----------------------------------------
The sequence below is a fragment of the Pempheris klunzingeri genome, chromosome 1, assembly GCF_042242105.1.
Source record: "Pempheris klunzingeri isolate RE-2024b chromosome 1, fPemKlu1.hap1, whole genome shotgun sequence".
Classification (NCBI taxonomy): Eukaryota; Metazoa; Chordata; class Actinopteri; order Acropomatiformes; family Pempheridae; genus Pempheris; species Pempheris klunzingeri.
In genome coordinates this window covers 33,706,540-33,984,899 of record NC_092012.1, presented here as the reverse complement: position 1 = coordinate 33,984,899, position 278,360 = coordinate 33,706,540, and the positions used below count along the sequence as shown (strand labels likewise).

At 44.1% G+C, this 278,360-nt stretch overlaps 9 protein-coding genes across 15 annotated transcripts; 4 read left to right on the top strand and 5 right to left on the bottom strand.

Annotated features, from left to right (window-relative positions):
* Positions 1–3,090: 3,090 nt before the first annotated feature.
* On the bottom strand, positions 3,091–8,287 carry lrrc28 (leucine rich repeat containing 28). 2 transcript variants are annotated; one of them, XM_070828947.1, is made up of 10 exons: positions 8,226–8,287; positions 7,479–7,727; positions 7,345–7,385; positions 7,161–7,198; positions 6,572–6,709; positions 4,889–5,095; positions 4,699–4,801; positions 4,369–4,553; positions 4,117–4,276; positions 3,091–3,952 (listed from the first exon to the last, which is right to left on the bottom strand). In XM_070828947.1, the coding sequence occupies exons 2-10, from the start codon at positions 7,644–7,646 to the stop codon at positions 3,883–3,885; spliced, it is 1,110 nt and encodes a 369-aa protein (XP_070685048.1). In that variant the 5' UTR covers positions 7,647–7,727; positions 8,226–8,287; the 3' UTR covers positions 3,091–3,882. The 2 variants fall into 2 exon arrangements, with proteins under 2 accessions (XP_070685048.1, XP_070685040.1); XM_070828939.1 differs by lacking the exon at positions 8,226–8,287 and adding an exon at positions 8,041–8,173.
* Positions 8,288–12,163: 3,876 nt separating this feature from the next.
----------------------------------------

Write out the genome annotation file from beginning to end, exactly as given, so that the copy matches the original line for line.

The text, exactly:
The sequence below is a fragment of the Pempheris klunzingeri genome, chromosome 1, assembly GCF_042242105.1.
Source record: "Pempheris klunzingeri isolate RE-2024b chromosome 1, fPemKlu1.hap1, whole genome shotgun sequence".
Classification (NCBI taxonomy): Eukaryota; Metazoa; Chordata; class Actinopteri; order Acropomatiformes; family Pempheridae; genus Pempheris; species Pempheris klunzingeri.
In genome coordinates this window covers 33,706,540-33,984,899 of record NC_092012.1, presented here as the reverse complement: position 1 = coordinate 33,984,899, position 278,360 = coordinate 33,706,540, and the positions used below count along the sequence as shown (strand labels likewise).

At 44.1% G+C, this 278,360-nt stretch overlaps 9 protein-coding genes across 15 annotated transcripts; 4 read left to right on the top strand and 5 right to left on the bottom strand.

Annotated features, from left to right (window-relative positions):
* Positions 1–3,090: 3,090 nt before the first annotated feature.
* On the bottom strand, positions 3,091–8,287 carry lrrc28 (leucine rich repeat containing 28). 2 transcript variants are annotated; one of them, XM_070828947.1, is made up of 10 exons: positions 8,226–8,287; positions 7,479–7,727; positions 7,345–7,385; positions 7,161–7,198; positions 6,572–6,709; positions 4,889–5,095; positions 4,699–4,801; positions 4,369–4,553; positions 4,117–4,276; positions 3,091–3,952 (listed from the first exon to the last, which is right to left on the bottom strand). In XM_070828947.1, the coding sequence occupies exons 2-10, from the start codon at positions 7,644–7,646 to the stop codon at positions 3,883–3,885; spliced, it is 1,110 nt and encodes a 369-aa protein (XP_070685048.1). In that variant the 5' UTR covers positions 7,647–7,727; positions 8,226–8,287; the 3' UTR covers positions 3,091–3,882. The 2 variants fall into 2 exon arrangements, with proteins under 2 accessions (XP_070685048.1, XP_070685040.1); XM_070828939.1 differs by lacking the exon at positions 8,226–8,287 and adding an exon at positions 8,041–8,173.
* Positions 8,288–12,163: 3,876 nt separating this feature from the next.